As individuals, we fancy ourselves something unique—and in many ways we are—though we must still be wary of the world that extends beyond our own perceptions as well as the social overlaps that affect, and are caused by, our actions. With The Double Life of Véronique, Polish filmmaker Krzysztof Kieslowski offers an entreaty on recognizing this inevitability of interactive coalescence by crafting a work that puts forth drastically different outcomes for a life of sensationistic tendency versus one of more considerate, utilitarian vocation. But despite the director’s own inclination to believe in intangible influences, The Double Life of Véronique reads as more of a reverie on the universalities that define the human experience than a proposition of spiritual indoctrination. Keeping this in mind, we can observe the eerily identical lives of impudent Weronika and circumspect Véronique (both played with a delicate, but different, sense of genuineness by Irène Jacob) as well as their accordantly opposite fates through filters of both enigmatic and humanistic consideration.
Following a prologue meant to imbue the work with a fairytale’s sense of parabolical ethereality, we meet Polish Weronika in the midst of exercising her love of sensorial experiences; singing with a choir outdoors, she holds her ground and blithely intones her notes even as a rain breaks and her contemporaries scatter. Through this and the myriad examples of her sensual ascription that ensue, we learn that Weronika’s Acchillean flaw is not the heart condition with which she so suffers but, instead, her naïve lust for immediacy. But Kieslowski’s smatterings of subjective cinema and interjections of seraphic scoring—which brilliantly convey a perspectivist cognizance through both the POV shots and orblike ocular flourishes of DP Slawomir Idziak as well as the exquisite transience of Zbigniew Preisner’s operatic score—seem to extend an understanding, even acceptance, of individual perception rather than act as a condemnation one’s joie de vivre; the way in which he rhymes Weronika’s buoyant contentment with beauteous imagery and hints of determinism suggests that the Polish great empathizes with the hardships inherent to changing one’s life course.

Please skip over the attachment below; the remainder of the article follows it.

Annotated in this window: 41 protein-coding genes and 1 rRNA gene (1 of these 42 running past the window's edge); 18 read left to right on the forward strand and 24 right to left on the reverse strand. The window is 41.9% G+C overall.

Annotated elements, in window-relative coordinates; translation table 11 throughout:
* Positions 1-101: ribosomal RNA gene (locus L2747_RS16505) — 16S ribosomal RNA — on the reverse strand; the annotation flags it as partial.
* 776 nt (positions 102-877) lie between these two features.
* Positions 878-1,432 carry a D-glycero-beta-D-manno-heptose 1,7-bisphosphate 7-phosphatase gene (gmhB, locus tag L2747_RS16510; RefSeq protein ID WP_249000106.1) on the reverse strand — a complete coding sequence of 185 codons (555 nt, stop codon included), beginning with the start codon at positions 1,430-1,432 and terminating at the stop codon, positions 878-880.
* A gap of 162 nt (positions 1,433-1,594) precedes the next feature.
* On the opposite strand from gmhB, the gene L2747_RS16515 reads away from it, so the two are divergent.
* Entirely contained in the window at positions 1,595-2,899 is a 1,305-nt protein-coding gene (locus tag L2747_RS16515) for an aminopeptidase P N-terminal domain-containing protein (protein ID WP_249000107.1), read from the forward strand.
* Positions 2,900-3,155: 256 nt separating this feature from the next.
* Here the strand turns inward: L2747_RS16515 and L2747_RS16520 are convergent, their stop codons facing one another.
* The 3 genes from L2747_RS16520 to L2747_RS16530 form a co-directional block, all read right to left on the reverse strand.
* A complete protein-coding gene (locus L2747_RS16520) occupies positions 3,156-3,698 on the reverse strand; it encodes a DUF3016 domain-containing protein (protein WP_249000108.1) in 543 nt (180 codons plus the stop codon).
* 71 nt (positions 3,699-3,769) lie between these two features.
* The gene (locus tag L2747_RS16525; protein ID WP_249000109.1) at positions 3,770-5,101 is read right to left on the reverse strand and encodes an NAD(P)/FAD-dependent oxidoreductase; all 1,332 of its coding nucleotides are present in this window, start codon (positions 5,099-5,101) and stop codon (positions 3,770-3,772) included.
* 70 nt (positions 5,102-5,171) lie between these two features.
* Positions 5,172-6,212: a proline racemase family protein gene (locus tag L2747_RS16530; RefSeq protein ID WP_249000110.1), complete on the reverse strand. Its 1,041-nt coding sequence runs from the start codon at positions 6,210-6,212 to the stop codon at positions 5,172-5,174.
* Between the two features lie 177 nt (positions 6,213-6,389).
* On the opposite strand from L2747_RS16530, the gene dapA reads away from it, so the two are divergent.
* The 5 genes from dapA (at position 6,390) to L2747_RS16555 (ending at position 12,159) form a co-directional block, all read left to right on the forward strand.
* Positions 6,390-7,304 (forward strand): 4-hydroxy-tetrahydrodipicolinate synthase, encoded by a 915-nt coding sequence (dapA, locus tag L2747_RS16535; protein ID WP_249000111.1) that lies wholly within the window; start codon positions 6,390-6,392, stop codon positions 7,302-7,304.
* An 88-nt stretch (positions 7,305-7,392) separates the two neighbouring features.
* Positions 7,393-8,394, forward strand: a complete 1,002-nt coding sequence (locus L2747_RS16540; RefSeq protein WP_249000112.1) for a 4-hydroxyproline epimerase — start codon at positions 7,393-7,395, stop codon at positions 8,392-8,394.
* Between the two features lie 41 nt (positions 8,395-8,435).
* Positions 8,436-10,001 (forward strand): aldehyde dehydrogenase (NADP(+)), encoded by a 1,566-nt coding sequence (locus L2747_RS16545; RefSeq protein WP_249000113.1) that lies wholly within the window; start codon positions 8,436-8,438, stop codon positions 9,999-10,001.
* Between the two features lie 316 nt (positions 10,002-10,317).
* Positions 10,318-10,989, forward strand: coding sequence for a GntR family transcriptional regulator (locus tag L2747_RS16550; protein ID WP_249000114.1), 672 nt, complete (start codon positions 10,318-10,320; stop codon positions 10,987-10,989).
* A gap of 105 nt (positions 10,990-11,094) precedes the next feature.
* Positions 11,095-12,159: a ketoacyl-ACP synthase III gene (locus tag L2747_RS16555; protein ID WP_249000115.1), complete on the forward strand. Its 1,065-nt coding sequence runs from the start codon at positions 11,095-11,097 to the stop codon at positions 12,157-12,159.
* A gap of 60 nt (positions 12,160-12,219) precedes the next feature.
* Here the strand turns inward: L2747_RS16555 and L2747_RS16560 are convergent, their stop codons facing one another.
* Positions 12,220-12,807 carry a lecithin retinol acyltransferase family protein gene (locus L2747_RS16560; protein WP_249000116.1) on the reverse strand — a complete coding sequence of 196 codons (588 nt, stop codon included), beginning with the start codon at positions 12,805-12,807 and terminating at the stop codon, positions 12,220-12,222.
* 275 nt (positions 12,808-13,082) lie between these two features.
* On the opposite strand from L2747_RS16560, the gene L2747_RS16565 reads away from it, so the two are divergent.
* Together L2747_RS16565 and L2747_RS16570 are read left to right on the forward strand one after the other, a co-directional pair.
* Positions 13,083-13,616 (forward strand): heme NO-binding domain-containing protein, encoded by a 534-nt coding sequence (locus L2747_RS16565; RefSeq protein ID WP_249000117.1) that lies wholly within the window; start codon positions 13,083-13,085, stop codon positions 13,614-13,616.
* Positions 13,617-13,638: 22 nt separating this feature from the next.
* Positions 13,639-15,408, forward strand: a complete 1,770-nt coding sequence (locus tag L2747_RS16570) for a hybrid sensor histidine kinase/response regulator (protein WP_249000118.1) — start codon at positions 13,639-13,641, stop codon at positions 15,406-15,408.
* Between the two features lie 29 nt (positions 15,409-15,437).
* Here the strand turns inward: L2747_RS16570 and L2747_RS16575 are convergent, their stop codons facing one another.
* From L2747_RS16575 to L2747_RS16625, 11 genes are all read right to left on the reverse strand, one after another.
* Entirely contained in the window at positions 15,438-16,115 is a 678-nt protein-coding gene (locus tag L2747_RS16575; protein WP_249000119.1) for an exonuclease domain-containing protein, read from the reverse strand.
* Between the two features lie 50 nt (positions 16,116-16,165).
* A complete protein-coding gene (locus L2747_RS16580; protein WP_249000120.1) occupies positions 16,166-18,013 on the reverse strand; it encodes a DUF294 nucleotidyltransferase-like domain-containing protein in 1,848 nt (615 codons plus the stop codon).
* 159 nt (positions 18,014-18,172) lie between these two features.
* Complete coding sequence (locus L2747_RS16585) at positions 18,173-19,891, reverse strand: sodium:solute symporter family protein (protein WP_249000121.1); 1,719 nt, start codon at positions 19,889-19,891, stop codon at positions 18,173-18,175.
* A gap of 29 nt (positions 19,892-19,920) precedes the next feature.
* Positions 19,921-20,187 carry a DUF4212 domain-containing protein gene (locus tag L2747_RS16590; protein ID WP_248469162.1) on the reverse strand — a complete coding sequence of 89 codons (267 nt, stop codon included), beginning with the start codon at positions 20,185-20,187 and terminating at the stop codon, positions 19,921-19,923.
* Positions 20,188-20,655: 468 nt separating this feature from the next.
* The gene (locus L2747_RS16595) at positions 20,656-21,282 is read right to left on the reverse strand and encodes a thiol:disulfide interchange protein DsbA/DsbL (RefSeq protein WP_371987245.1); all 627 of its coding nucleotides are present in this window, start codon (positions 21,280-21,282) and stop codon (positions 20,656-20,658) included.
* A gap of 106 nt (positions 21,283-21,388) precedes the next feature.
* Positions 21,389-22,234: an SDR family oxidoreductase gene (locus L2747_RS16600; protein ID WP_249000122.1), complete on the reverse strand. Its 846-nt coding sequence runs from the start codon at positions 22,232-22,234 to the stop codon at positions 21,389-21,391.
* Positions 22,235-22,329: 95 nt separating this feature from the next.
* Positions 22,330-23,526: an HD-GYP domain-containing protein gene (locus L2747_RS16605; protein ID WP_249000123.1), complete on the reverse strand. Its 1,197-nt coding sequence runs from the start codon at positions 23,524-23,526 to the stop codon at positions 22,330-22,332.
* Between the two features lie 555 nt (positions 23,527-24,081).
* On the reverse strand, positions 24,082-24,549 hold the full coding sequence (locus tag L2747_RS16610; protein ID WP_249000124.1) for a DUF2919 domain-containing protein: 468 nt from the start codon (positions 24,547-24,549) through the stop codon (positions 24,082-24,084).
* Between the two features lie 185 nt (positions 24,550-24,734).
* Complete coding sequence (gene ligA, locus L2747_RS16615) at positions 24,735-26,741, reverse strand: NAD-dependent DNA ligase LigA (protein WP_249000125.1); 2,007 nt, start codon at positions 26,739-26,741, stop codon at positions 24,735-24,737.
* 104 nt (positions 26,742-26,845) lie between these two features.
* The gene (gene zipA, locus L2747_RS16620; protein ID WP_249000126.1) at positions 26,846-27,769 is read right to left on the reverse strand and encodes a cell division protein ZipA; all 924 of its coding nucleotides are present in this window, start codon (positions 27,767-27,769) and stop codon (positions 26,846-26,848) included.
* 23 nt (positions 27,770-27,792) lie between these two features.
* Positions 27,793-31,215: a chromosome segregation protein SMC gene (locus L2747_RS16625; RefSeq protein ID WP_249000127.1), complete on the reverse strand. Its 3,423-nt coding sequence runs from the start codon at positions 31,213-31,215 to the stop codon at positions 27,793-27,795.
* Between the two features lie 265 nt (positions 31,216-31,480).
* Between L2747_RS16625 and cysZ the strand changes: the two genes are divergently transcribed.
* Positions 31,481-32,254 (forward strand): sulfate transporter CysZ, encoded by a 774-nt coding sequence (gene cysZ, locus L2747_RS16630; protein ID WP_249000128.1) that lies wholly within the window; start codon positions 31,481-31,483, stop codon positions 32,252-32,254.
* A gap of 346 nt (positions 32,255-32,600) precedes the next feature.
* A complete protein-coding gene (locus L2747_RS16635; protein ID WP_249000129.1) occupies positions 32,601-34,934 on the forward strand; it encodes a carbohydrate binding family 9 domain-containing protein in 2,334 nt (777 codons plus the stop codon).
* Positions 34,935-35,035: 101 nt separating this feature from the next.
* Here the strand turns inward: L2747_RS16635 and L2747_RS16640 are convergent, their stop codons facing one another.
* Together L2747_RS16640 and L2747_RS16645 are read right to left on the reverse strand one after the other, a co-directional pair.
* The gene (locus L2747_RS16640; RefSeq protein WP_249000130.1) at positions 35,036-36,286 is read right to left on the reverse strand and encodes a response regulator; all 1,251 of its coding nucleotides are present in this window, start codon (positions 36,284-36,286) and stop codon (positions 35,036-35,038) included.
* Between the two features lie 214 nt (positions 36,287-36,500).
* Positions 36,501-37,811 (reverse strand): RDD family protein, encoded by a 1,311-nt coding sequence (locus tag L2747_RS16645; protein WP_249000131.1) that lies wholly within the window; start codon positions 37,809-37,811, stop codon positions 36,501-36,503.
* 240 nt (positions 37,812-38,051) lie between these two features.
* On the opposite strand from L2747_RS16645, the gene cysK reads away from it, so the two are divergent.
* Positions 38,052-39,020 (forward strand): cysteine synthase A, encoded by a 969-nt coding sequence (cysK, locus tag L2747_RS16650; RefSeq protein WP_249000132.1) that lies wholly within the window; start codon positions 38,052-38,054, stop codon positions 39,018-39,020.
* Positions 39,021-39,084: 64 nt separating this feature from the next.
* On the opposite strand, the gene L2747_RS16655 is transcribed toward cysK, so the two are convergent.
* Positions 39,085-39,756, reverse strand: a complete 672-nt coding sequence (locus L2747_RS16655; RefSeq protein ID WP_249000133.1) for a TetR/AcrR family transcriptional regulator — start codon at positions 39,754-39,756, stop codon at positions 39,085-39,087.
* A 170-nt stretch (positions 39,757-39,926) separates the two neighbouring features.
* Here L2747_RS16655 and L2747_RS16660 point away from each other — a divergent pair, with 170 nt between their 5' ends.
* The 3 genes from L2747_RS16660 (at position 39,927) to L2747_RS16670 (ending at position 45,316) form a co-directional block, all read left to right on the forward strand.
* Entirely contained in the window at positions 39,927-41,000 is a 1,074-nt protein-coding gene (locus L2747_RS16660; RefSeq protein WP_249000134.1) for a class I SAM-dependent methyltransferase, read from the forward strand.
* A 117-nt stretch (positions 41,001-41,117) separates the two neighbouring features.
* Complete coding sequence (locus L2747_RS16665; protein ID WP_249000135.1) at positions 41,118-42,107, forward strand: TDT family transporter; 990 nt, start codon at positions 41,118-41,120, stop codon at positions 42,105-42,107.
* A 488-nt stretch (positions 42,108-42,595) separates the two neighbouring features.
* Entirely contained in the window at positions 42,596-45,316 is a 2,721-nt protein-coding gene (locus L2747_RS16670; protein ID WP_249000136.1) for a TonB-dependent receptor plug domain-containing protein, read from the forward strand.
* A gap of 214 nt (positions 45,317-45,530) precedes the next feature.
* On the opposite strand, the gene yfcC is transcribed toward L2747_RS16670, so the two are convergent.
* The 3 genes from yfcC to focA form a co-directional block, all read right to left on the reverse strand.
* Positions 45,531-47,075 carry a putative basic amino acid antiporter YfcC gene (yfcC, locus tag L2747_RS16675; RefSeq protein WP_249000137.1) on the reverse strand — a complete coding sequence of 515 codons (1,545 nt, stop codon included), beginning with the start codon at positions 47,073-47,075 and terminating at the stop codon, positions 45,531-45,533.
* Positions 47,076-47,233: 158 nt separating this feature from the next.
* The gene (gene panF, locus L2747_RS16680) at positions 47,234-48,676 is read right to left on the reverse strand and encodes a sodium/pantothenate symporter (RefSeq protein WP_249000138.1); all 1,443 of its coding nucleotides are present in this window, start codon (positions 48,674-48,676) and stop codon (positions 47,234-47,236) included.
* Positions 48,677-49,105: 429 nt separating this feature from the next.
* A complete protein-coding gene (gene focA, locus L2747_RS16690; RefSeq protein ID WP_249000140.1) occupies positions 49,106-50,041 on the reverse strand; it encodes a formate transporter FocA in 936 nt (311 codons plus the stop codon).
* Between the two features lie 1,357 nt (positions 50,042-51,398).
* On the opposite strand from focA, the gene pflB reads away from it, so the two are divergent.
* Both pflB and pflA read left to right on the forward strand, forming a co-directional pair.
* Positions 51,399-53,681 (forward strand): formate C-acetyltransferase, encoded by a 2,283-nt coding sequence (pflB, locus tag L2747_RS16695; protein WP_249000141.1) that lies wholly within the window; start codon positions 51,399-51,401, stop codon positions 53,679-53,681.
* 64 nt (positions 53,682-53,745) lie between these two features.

But by thematically acknowledging, and formally alluding to, the friction between our romantic notions of free will and our dependence on social catalysts, Kieslowski is, I think, most focused on creating a world of intuitive and interactive ambiguity with this particular piece. Though the titular character and her temerarious other initially appear to be identical entities, I wonder how much of this is meant to evoke the effects of human ecology and evince the notion that, although we’re all, by genealogical and sociological defaults, sui generis, it’s the choices we make in shared situations that instill us with an earned sense of identity. In this, The Double Life of Véronique evolves into something more than a transcendentally laced account of two women whose circumstances diverge because one accepts and the other eschews perspicacity – it becomes a narratively germane and tonally ominous encapsulation of our often-unconscious, permeable connection to each other as a people.
Fitting of the film’s textural and sensorial emphases is this strong Criterion Blu-ray transfer. A weighty grain pervades the imagery, allotting the picture’s florid and virent aesthetic essentiality both mesmeric depth and exacting fine object detail. I find that, occasionally, more aphotic instances tend to up-shift noise levels a noticeable amount, though never to the point of gravelly distraction. On the contrary, the visual conceptualization put forth by Idziak exudes a certain comforting warmth, as his prominent employment of filters often gives way to strikingly high color chroma. Of course, because Véronique is a work that’s saturated in music and musical culture, it’s only fitting that this DTS-HD Master Audio 2.0 track be as resoundingly stable and dynamic as it is. From the choral embellishments to the effects of audial minutia, the film now rings with an immersive power, even in its quieter moments.
“Kieslowski often said…” is more or less the running theme here, as this Criterion trove of extras offers a score of interviews and featurettes that inculcate the filmmaker’s personal philosophies, rather than the reactions and interpretations of his collaborators, as a way to habituate its viewers with his artisan temperament. Whereas Kieslowski–Dialogue offers a feature-length look into the making of Véronique—complete with thematic disclosures from director himself—1966-1988: Kieslowski, Polish Filmmaker gives perspective, and gravity, to the sociopolitical climate in which his artistic talents augmented. The interviews with Idziak, Preisner, and Jacob also append the work well, as their recounts oftentimes paint Kieslowski’s approach as communally harmonic – an attribute, and attitude, that further expands upon the way Véronique’s elicits eulogistically in regard to empathy.